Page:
A Polegate taxi driver who had his licence revoked after making nuisance phone calls has lost a legal challenge against Wealden District Council.
Former taxi-driver Farhad Jamal of Priory Road, Eastbourne, had his licence revoked by the council last June following a series of complaints about his conduct. They included claims he had made more than 30 nuisance calls to another driver.
Jamal, who worked out of Polegate Station taxi rank, launched a legal challenge, but – after a hearing on Friday, February 10 – Hastings Magistrates upheld the decision, originally made by the councillors on Wealden’s licencing sub-committee.
The council says the court agreed that Jamal was no longer a fit and proper person to hold a licence, upheld the decision and ordered him to pay £1,600 in costs.
Responding to the ruling, the chairman of the licencing committee, Cllr Nigel Coltman said: “This investigation was part of an ongoing attempt to improve the service provided by taxi drivers at the Polegate rank.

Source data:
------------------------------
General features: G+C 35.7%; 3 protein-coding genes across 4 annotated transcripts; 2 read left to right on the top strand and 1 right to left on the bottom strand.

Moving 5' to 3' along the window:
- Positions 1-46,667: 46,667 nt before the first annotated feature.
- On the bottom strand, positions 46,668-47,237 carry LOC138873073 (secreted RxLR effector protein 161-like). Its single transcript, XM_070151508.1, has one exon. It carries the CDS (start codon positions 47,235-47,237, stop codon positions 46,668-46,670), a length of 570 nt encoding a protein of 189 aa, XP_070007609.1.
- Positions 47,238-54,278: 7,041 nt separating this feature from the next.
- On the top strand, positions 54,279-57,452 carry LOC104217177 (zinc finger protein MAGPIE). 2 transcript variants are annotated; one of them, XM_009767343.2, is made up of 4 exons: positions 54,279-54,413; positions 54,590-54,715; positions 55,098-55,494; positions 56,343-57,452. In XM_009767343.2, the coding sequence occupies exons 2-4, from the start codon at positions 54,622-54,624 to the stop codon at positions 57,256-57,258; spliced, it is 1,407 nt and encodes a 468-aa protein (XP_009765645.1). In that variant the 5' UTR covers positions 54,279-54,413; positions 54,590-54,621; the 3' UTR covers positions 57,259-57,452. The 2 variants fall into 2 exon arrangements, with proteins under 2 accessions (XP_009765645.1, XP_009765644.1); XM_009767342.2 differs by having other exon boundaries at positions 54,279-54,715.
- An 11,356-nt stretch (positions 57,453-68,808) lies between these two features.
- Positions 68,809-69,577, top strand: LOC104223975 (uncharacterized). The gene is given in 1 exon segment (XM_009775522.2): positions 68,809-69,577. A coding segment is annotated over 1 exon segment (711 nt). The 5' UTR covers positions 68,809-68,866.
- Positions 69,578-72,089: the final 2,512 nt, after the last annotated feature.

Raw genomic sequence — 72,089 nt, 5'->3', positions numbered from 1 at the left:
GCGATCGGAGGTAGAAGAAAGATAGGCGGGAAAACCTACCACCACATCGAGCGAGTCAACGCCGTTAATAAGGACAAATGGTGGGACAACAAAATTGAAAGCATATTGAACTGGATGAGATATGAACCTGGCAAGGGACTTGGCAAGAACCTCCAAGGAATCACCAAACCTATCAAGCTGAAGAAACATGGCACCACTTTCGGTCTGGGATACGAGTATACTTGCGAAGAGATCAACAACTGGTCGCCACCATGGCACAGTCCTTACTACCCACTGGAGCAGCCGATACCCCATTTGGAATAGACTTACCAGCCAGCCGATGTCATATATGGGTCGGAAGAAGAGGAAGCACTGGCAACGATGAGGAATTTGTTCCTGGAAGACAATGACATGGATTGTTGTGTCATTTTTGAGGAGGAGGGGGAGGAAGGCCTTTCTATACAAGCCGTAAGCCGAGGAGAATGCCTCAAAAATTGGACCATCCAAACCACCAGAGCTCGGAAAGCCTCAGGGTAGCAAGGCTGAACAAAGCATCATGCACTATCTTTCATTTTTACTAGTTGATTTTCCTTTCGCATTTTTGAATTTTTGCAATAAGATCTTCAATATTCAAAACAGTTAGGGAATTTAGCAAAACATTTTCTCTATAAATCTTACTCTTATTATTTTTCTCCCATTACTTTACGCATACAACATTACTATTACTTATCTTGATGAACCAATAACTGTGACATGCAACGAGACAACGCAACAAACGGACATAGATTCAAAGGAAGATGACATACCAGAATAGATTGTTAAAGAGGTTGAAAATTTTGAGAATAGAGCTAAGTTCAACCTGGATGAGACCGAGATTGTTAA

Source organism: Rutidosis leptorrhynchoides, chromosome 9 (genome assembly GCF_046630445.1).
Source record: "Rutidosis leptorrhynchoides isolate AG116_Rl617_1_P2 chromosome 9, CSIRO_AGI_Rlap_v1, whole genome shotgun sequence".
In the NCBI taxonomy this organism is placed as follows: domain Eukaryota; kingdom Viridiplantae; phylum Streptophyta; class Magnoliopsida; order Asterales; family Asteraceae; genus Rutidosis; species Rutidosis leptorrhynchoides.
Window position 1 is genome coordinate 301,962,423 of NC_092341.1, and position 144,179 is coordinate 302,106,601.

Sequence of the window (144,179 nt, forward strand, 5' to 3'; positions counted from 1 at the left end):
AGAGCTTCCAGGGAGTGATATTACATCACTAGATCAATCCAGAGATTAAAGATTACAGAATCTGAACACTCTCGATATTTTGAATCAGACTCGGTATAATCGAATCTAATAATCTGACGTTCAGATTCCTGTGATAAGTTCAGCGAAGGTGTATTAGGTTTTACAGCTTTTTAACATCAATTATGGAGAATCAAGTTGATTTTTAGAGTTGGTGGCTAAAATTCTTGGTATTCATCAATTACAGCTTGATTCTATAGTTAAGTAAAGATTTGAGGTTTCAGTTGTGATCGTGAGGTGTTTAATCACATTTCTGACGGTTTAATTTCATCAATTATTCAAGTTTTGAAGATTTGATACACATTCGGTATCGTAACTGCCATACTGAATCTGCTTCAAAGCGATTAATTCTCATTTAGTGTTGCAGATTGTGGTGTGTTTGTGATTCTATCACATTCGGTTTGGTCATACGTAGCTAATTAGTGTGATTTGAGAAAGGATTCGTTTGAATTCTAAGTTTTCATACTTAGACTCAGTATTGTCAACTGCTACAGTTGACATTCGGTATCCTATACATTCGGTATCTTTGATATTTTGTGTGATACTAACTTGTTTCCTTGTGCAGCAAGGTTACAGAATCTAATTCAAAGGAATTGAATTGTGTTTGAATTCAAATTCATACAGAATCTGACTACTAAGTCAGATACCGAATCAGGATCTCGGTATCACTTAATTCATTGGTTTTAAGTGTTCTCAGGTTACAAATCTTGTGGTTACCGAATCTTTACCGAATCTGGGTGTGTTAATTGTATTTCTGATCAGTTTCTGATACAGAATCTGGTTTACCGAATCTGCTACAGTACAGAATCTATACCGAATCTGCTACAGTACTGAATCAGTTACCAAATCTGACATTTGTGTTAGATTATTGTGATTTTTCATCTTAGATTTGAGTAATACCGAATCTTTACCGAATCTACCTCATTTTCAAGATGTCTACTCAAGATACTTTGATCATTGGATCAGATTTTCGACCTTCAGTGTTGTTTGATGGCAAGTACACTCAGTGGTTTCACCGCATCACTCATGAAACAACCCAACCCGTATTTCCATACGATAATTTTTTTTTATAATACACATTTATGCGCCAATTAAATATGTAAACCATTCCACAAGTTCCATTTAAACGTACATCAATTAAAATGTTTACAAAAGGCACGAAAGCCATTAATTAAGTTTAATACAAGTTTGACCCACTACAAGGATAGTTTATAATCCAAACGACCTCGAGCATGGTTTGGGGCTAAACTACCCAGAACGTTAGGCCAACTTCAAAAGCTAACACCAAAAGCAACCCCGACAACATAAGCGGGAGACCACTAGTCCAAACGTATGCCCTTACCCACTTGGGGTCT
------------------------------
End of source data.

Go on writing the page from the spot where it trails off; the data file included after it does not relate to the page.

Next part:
“It followed complaints by both members of the public and taxi drivers themselves. A number of drivers have been sanctioned, including Mr Jamal.
“I am pleased that the Court upheld the original decision made by Wealden councillors and the problems at the Polegate Station taxi rank have now been resolved.
“Although the majority of taxi drivers behave properly, we will investigate complaints from the public, if they have any concerns about behaviour or fares.”
The council says Jamal, who had held a licence with the council between July 2015 and June 2016, was involved in a number of incidents in his time as a licenced driver. Evidence of these incidents was presented at the court hearing, the council says.
A spokesman for Wealden District Council said: “The court found that Mr Jamal had deliberately flouted the council’s rules by accepting a second booking from the Polegate rank, without the agreement of the passenger he had picked up from the same rank moments earlier.
“It also found he had harassed another Polegate taxi driver by making some 30 to 40 nuisance telephone calls, seven of which were made at a time when that driver had passengers on board his taxi.
“Telephone records produced to the court showed that on a single day in March 2016 he was shown to have made a least 14 calls to one driver.”
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